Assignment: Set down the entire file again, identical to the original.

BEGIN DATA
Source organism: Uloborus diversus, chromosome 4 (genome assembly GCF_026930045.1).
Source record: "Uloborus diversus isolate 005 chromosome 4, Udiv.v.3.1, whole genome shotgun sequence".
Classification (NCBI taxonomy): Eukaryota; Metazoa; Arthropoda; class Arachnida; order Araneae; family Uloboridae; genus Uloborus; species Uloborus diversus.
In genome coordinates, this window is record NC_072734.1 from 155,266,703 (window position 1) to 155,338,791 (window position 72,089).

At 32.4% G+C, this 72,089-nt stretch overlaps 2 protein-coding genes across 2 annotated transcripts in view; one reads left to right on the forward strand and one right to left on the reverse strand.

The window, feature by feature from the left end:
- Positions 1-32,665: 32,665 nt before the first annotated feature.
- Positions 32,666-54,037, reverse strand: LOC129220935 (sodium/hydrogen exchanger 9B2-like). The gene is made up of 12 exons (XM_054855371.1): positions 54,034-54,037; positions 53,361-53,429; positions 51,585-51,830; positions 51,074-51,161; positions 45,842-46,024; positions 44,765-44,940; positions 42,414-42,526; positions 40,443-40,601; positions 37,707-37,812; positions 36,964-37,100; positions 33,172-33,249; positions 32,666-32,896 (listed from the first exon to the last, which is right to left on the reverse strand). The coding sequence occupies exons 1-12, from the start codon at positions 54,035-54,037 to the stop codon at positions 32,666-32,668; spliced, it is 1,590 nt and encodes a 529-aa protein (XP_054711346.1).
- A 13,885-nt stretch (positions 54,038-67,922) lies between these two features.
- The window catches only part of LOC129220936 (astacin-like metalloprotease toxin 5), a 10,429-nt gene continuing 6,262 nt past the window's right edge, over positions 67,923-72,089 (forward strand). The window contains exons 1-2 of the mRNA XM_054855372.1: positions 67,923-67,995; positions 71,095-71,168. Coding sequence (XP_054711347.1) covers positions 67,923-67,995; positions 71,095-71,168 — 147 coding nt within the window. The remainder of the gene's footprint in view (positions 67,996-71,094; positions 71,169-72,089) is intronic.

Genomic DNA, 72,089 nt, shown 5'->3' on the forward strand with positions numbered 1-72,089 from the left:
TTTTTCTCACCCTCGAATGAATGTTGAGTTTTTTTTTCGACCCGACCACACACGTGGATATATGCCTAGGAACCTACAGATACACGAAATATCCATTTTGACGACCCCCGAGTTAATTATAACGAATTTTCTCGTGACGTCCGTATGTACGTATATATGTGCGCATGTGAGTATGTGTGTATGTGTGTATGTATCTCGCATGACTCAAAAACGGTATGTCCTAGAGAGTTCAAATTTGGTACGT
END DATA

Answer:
Source organism: Uloborus diversus, chromosome 4 (genome assembly GCF_026930045.1).
Source record: "Uloborus diversus isolate 005 chromosome 4, Udiv.v.3.1, whole genome shotgun sequence".
Classification (NCBI taxonomy): Eukaryota; Metazoa; Arthropoda; class Arachnida; order Araneae; family Uloboridae; genus Uloborus; species Uloborus diversus.
In genome coordinates, this window is record NC_072734.1 from 155,266,703 (window position 1) to 155,338,791 (window position 72,089).

At 32.4% G+C, this 72,089-nt stretch overlaps 2 protein-coding genes across 2 annotated transcripts in view; one reads left to right on the forward strand and one right to left on the reverse strand.

The window, feature by feature from the left end:
- Positions 1-32,665: 32,665 nt before the first annotated feature.
- Positions 32,666-54,037, reverse strand: LOC129220935 (sodium/hydrogen exchanger 9B2-like). The gene is made up of 12 exons (XM_054855371.1): positions 54,034-54,037; positions 53,361-53,429; positions 51,585-51,830; positions 51,074-51,161; positions 45,842-46,024; positions 44,765-44,940; positions 42,414-42,526; positions 40,443-40,601; positions 37,707-37,812; positions 36,964-37,100; positions 33,172-33,249; positions 32,666-32,896 (listed from the first exon to the last, which is right to left on the reverse strand). The coding sequence occupies exons 1-12, from the start codon at positions 54,035-54,037 to the stop codon at positions 32,666-32,668; spliced, it is 1,590 nt and encodes a 529-aa protein (XP_054711346.1).
- A 13,885-nt stretch (positions 54,038-67,922) lies between these two features.
- The window catches only part of LOC129220936 (astacin-like metalloprotease toxin 5), a 10,429-nt gene continuing 6,262 nt past the window's right edge, over positions 67,923-72,089 (forward strand). The window contains exons 1-2 of the mRNA XM_054855372.1: positions 67,923-67,995; positions 71,095-71,168. Coding sequence (XP_054711347.1) covers positions 67,923-67,995; positions 71,095-71,168 — 147 coding nt within the window. The remainder of the gene's footprint in view (positions 67,996-71,094; positions 71,169-72,089) is intronic.

Genomic DNA, 72,089 nt, shown 5'->3' on the forward strand with positions numbered 1-72,089 from the left:
TTTTTCTCACCCTCGAATGAATGTTGAGTTTTTTTTTCGACCCGACCACACACGTGGATATATGCCTAGGAACCTACAGATACACGAAATATCCATTTTGACGACCCCCGAGTTAATTATAACGAATTTTCTCGTGACGTCCGTATGTACGTATATATGTGCGCATGTGAGTATGTGTGTATGTGTGTATGTATCTCGCATGACTCAAAAACGGTATGTCCTAGAGAGTTCAAATTTGGTACGT